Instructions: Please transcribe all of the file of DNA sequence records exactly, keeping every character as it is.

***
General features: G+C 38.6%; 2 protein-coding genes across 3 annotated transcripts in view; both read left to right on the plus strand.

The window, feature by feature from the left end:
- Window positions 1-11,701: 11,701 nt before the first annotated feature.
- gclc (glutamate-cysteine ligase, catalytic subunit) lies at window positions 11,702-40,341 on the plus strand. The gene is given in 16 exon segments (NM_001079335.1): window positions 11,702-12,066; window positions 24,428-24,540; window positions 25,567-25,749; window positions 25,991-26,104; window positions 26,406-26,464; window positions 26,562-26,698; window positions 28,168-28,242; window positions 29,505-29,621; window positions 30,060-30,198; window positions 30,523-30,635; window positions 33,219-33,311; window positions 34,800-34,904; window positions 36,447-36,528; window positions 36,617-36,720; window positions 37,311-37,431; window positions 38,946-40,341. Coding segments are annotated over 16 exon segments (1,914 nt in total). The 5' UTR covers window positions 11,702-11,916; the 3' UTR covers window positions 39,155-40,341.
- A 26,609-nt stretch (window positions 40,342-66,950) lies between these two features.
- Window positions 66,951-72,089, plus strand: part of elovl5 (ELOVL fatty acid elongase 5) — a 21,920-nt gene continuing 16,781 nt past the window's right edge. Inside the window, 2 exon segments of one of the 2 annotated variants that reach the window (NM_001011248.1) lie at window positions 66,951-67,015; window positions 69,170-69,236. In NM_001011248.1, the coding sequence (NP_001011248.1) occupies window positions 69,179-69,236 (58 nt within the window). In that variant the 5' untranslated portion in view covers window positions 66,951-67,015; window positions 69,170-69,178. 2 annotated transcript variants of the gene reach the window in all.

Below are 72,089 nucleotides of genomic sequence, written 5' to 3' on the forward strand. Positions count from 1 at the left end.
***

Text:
General features: G+C 38.6%; 2 protein-coding genes across 3 annotated transcripts in view; both read left to right on the plus strand.

The window, feature by feature from the left end:
- Window positions 1-11,701: 11,701 nt before the first annotated feature.
- gclc (glutamate-cysteine ligase, catalytic subunit) lies at window positions 11,702-40,341 on the plus strand. The gene is given in 16 exon segments (NM_001079335.1): window positions 11,702-12,066; window positions 24,428-24,540; window positions 25,567-25,749; window positions 25,991-26,104; window positions 26,406-26,464; window positions 26,562-26,698; window positions 28,168-28,242; window positions 29,505-29,621; window positions 30,060-30,198; window positions 30,523-30,635; window positions 33,219-33,311; window positions 34,800-34,904; window positions 36,447-36,528; window positions 36,617-36,720; window positions 37,311-37,431; window positions 38,946-40,341. Coding segments are annotated over 16 exon segments (1,914 nt in total). The 5' UTR covers window positions 11,702-11,916; the 3' UTR covers window positions 39,155-40,341.
- A 26,609-nt stretch (window positions 40,342-66,950) lies between these two features.
- Window positions 66,951-72,089, plus strand: part of elovl5 (ELOVL fatty acid elongase 5) — a 21,920-nt gene continuing 16,781 nt past the window's right edge. Inside the window, 2 exon segments of one of the 2 annotated variants that reach the window (NM_001011248.1) lie at window positions 66,951-67,015; window positions 69,170-69,236. In NM_001011248.1, the coding sequence (NP_001011248.1) occupies window positions 69,179-69,236 (58 nt within the window). In that variant the 5' untranslated portion in view covers window positions 66,951-67,015; window positions 69,170-69,178. 2 annotated transcript variants of the gene reach the window in all.

Below are 72,089 nucleotides of genomic sequence, written 5' to 3' on the forward strand. Positions count from 1 at the left end.